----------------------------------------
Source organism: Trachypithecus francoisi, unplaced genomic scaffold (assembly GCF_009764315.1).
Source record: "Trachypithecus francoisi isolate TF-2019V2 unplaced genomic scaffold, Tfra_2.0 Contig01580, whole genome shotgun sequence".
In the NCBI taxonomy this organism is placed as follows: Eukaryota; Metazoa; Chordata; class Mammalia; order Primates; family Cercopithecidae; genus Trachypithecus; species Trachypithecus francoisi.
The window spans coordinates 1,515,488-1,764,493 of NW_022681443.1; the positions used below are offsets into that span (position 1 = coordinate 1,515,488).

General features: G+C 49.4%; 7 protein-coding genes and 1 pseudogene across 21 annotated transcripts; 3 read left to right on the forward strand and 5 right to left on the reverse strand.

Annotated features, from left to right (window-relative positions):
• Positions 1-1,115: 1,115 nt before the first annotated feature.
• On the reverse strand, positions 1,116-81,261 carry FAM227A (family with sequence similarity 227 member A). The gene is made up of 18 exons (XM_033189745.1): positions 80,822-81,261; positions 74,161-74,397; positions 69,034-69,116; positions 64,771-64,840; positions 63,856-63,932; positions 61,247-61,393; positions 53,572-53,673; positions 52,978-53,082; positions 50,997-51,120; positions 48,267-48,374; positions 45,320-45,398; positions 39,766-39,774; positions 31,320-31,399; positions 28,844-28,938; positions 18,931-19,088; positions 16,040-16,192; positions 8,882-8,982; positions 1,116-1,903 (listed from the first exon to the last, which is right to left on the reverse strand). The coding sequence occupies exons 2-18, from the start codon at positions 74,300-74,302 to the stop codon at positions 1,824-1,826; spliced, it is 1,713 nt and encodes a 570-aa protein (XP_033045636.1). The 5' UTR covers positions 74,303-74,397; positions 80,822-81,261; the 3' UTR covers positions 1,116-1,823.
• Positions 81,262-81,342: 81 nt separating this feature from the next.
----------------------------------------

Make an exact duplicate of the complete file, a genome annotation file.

Source organism: Trachypithecus francoisi, unplaced genomic scaffold (assembly GCF_009764315.1).
Source record: "Trachypithecus francoisi isolate TF-2019V2 unplaced genomic scaffold, Tfra_2.0 Contig01580, whole genome shotgun sequence".
In the NCBI taxonomy this organism is placed as follows: Eukaryota; Metazoa; Chordata; class Mammalia; order Primates; family Cercopithecidae; genus Trachypithecus; species Trachypithecus francoisi.
The window spans coordinates 1,515,488-1,764,493 of NW_022681443.1; the positions used below are offsets into that span (position 1 = coordinate 1,515,488).

General features: G+C 49.4%; 7 protein-coding genes and 1 pseudogene across 21 annotated transcripts; 3 read left to right on the forward strand and 5 right to left on the reverse strand.

Annotated features, from left to right (window-relative positions):
• Positions 1-1,115: 1,115 nt before the first annotated feature.
• On the reverse strand, positions 1,116-81,261 carry FAM227A (family with sequence similarity 227 member A). The gene is made up of 18 exons (XM_033189745.1): positions 80,822-81,261; positions 74,161-74,397; positions 69,034-69,116; positions 64,771-64,840; positions 63,856-63,932; positions 61,247-61,393; positions 53,572-53,673; positions 52,978-53,082; positions 50,997-51,120; positions 48,267-48,374; positions 45,320-45,398; positions 39,766-39,774; positions 31,320-31,399; positions 28,844-28,938; positions 18,931-19,088; positions 16,040-16,192; positions 8,882-8,982; positions 1,116-1,903 (listed from the first exon to the last, which is right to left on the reverse strand). The coding sequence occupies exons 2-18, from the start codon at positions 74,300-74,302 to the stop codon at positions 1,824-1,826; spliced, it is 1,713 nt and encodes a 570-aa protein (XP_033045636.1). The 5' UTR covers positions 74,303-74,397; positions 80,822-81,261; the 3' UTR covers positions 1,116-1,823.
• Positions 81,262-81,342: 81 nt separating this feature from the next.